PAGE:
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Wind chill makes it colder than you think: some outdoor enthusiasts think cold weather is invigorating, while others think it is downright insufferable.

Besides the actual outside temperature, there are many other factors that make someone feel cold. Arguably, the most popular guideline is wind chill. In November 2001, the National Weather Service (NWS) changed the wind chill temperature index, and the latest formula is used extensively throughout Canada and the United States (see wind chill chart, page 21). The old index calculated wind speed in terms of how quickly water freezes at 33 feet above ground (the typical height of an anemometer, an instrument that measures wind speed), while the newer replacement index is based on readings at a height of five feet above ground--the average "face level."

Cold Is As Cold Does

A scientific definition to that elusive characteristic of the weather known as "cold" was first put forth by Antarctic explorer Paul A. Siple and his colleague Charles E Passel in 1939. Some of the tests used water-filled plastic cylinders to measure the speed at which water freezes at different air temperatures and wind speeds. Siple coined the term "wind chill" to describe their concept of the relative cooling power (or heat removal) of the human body with various combinations of wind speed and low temperatures.

Wind Chill Defined

The widely accepted wind chill formula is designed to provide a consistent measure to ensure public safety. There are a number of definitions for the wind chill factor, but simply put, it combines air temperature and wind speed to come up with a reading of what it really feels like outside. The stronger the wind during a given temperature reading, the lower the wind chill factor. Wind moving past exposed skin during cold weather increases the body's heat loss. If the temperature is low, and the wind is strong, the body often cannot keep up with heat loss, and the skin temperature decreases. Wind chill pertains to all warm-blooded animals--including pets, wildlife, livestock, and of course, people.

Wind Chill Considerations

Outdoor enthusiasts who create their own wind or increase the existing wind--by skiing, snowmobiling, or running for example--can increase the apparent wind chill. Air movement evaporates moisture from the exposed skin, decreasing the temperature. In the summer this feels great--a reason fans are so popular--because it has a cooling effect on an overheated person. However, this same experience can have serious consequences during cold weather in situations where it's good to retain as much heat as possible. Any part of the body touching a cold surface also takes away body heat (known as conduction), as does breathing cold air. Other elements of the weather such as wind speed, relative humidity, and sunshine also influence comfort. The health and metabolism of a person--along with the type of clothing worn--will also affect how cold a person feels. Becoming extraordinarily cold can have adverse affects; two of which are outlined below.


Frostbite is tissue damage caused by exposure to intense cold, and usually occurs when wind chill temperatures fall below 25 degrees F. The early stages of frostbite are a burning or stinging sensation in the affected parts. The skin will be bright pink at first as ice crystals begin to form under the surface. Numbness sets in as the skin turns to pale white, with a hint of gray or yellow spotting. When actual frostbite occurs, parts of the body begin to freeze. It usually starts with the extremities--spreading to the cheeks, and on to the hands and feet. Medical attention is essential! Until help arrives, or the victim can be taken to the nearest treatment center, keep affected body parts as warm as possible. Fingers are usually frostbit first, and they can be slipped under the arm pits, inside the upper thighs, or in the mouth for warmth. You can also make body temperature rise by flexing the affected hand or foot. Without assistance--and sometimes even with it--possible consequences of frostbite are gangrene, severe infection, and in extremely bad instances, amputation.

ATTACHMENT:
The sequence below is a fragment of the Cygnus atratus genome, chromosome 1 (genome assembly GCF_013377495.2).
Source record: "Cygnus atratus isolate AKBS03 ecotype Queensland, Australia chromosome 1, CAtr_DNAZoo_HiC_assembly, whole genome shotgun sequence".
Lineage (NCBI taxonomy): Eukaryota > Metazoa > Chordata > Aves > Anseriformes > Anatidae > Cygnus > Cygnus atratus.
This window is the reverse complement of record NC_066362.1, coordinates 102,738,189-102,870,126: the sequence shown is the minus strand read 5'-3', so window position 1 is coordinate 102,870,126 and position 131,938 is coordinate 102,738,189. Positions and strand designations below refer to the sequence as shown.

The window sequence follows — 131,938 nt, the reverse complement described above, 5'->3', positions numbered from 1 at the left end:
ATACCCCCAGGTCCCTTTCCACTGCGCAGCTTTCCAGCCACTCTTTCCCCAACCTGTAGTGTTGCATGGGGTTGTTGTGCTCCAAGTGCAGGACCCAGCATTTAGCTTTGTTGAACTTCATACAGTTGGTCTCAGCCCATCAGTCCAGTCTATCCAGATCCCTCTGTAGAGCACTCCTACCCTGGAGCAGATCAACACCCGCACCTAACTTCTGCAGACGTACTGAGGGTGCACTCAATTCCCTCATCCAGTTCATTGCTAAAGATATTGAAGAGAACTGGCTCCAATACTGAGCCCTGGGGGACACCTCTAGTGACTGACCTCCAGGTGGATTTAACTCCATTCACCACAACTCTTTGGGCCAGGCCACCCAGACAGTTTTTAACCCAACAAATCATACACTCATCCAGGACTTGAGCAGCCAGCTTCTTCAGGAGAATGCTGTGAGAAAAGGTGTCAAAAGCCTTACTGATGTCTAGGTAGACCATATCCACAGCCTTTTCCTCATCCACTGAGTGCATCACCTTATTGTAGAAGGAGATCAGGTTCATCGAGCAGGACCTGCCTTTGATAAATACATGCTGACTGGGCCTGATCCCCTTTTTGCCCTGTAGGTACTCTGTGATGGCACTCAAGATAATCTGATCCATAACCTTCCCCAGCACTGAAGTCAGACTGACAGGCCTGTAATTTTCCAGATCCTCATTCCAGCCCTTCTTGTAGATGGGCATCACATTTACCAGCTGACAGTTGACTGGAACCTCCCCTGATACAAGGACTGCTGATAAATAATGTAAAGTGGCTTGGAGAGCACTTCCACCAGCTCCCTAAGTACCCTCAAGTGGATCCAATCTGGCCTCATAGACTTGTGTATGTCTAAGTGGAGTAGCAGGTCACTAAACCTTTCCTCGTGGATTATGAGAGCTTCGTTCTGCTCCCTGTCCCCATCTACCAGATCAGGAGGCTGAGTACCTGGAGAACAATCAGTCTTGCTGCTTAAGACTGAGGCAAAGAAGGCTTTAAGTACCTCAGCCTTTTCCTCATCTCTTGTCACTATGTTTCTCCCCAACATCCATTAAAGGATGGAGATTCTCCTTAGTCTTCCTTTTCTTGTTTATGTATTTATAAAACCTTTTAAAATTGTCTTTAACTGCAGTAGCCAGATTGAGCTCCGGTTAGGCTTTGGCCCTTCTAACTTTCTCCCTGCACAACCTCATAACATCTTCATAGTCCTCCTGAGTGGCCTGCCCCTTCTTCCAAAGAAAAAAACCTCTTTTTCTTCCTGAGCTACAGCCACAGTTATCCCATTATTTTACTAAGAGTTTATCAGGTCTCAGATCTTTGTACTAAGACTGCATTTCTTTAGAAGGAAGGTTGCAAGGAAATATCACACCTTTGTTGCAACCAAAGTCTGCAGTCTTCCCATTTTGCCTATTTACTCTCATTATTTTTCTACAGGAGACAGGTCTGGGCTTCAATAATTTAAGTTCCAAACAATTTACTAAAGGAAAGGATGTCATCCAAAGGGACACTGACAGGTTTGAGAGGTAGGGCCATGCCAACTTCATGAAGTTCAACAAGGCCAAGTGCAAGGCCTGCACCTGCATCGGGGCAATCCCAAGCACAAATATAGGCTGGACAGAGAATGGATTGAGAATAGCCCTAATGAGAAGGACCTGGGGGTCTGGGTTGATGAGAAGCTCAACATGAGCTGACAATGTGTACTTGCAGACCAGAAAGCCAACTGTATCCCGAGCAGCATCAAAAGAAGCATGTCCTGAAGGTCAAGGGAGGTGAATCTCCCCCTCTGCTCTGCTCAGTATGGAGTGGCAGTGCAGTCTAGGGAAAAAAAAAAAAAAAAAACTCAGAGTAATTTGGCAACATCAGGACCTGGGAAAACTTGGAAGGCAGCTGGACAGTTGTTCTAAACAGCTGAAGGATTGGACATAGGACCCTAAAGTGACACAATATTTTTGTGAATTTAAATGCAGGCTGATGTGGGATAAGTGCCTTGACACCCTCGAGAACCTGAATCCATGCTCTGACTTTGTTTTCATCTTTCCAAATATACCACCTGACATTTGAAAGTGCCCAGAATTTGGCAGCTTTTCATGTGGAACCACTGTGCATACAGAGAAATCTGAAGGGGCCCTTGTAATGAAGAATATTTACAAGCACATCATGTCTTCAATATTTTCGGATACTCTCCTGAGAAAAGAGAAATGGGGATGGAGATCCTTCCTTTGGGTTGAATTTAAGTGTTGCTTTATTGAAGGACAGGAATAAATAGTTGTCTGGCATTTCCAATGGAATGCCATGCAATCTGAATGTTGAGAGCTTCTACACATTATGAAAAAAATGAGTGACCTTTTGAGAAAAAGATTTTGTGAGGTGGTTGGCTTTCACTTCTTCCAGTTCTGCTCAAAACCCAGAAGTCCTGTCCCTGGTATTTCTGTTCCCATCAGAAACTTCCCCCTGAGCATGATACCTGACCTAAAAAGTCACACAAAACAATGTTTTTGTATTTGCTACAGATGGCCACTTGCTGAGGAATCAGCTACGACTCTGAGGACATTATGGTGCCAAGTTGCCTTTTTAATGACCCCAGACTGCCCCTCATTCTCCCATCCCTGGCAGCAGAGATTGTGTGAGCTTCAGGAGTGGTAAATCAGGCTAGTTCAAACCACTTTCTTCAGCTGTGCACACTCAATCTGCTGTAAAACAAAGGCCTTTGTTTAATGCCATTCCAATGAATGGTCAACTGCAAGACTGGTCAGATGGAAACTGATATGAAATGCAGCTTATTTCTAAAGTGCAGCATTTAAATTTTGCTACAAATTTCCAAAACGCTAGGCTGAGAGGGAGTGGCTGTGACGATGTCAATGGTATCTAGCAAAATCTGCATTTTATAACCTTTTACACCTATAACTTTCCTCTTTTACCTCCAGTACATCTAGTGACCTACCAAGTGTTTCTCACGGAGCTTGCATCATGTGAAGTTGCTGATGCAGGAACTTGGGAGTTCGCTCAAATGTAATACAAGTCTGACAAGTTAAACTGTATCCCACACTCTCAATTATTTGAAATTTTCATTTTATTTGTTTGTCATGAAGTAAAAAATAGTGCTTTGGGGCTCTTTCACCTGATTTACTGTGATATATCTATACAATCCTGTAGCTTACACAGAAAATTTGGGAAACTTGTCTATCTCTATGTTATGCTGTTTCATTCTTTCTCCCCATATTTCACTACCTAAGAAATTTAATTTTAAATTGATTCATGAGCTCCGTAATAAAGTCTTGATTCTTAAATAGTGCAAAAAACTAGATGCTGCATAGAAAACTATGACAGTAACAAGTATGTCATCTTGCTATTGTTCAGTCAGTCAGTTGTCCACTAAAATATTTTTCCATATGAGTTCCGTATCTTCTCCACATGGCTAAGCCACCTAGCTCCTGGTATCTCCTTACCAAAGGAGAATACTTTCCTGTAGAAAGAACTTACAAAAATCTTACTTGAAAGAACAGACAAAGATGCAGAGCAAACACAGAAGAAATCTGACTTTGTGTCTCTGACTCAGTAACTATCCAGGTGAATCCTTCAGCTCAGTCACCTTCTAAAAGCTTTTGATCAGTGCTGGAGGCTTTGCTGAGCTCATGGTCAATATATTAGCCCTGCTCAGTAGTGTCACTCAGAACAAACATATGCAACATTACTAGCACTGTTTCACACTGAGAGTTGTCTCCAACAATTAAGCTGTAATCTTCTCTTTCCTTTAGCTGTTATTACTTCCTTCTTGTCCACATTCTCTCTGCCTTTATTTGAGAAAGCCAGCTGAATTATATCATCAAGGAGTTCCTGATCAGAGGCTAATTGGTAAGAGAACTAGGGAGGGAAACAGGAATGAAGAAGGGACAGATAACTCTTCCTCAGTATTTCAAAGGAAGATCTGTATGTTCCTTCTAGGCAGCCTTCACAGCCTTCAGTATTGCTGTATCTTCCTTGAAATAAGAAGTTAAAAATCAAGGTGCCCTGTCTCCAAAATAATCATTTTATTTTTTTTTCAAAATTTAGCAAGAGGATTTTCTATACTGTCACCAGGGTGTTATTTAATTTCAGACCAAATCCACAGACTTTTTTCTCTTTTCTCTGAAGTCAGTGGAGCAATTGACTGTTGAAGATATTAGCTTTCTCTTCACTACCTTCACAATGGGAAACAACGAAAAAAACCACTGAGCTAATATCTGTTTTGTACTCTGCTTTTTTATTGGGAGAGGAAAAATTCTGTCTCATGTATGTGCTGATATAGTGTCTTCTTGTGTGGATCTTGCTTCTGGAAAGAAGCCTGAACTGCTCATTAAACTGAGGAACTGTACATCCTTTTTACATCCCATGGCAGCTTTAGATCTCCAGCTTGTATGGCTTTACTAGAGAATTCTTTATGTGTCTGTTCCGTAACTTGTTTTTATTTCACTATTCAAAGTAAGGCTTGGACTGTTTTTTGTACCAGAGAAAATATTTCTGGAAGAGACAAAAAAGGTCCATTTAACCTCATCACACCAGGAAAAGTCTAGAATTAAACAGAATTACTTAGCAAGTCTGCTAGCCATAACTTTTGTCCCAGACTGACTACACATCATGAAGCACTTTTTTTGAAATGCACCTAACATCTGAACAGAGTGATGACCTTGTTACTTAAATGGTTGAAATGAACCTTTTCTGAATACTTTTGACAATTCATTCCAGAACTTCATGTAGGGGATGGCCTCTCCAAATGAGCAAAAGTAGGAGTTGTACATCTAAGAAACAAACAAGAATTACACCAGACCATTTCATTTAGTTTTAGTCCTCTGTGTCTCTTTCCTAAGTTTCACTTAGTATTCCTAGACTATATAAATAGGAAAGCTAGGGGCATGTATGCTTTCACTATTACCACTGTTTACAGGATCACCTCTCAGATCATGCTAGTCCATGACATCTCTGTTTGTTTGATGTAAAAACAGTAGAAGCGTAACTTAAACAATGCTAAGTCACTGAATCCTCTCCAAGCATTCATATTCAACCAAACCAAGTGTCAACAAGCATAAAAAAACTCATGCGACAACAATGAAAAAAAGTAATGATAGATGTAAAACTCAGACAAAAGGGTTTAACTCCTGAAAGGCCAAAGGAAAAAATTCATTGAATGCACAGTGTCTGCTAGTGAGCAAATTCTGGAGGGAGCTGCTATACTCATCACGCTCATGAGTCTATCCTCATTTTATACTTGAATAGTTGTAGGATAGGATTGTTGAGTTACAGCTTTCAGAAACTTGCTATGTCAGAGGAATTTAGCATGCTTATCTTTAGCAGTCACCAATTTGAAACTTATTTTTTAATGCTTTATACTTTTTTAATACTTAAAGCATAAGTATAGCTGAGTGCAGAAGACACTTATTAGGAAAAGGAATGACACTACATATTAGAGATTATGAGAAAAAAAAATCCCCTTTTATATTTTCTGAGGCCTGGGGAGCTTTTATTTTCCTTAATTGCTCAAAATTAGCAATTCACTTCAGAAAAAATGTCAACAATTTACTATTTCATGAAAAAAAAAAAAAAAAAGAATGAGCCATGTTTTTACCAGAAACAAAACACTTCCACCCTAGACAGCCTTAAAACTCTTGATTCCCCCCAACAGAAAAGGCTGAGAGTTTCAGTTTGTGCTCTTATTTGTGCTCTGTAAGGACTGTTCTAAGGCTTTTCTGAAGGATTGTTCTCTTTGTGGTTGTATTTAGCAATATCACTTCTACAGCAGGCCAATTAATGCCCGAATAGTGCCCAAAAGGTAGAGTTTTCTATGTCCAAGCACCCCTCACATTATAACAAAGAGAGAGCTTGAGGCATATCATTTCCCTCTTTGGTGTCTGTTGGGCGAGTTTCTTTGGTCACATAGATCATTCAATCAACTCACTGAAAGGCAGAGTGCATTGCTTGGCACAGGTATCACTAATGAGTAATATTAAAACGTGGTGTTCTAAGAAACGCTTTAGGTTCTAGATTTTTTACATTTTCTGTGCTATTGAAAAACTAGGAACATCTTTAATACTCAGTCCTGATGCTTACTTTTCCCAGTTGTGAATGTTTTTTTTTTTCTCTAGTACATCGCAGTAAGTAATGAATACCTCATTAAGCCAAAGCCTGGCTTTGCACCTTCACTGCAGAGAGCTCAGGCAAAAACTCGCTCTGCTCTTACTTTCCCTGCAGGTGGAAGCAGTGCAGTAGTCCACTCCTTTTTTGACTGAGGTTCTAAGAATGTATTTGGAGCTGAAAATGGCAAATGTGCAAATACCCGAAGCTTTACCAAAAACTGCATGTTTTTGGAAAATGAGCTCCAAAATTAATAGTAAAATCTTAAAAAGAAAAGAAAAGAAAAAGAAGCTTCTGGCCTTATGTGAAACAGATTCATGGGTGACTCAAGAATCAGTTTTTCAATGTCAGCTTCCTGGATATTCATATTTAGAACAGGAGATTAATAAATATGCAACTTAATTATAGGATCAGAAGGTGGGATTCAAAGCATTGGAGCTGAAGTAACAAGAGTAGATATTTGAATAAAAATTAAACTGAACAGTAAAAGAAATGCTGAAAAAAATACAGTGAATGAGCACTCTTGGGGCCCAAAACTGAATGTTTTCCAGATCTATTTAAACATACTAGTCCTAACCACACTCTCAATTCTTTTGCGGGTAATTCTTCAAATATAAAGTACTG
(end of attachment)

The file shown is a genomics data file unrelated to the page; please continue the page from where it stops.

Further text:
Another result of wind chill is hypothermia, the rapid cooling of the body's inner core to below its normal temperature of 98.6 degrees F. Some of the symptoms are violent shivering, slurred speech, exhaustion, drowsiness, disorientation, and impaired judgment. Hypothermia gradually overcomes a person who has been chilled by wet clothing, low temperatures, or brisk winds. The important thing to remember is, temperatures do not have to drop below freezing for this condition to set in. Smoking, drinking, or taking prescription drugs or illegal narcotics present added dangers in wind chill conditions. All of these dull your sensitivity to the circumstances, and have physical effects that will make you more susceptible to frostbite and hypothermia.

Prepare Yourself

With winter always offering the possibilities of low temperatures, it's important to be aware of the wind chill factor, and what it can mean. Wind chill charts for regular reference are available wherever outdoor equipment is sold. When you venture out in winter, dress for both the weather and the wind. Wear loose-fitting, lightweight, warm clothing in several layers, which can be removed to prevent perspiration and subsequent chilling. Snug mittens are better protection than fingered gloves. If you take the proper precautions, when wind chill comes whipping at your nose you'll be ready!

Outdoor journalists Tom and Joanne O'Toole have been published in numerous magazines across the United States and Canada. They live in Ohio.
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Author:O'Toole, Tom; O'Toole, Joanne
Publication:New York State Conservationist
Geographic Code:1USA
Date:Feb 1, 2004
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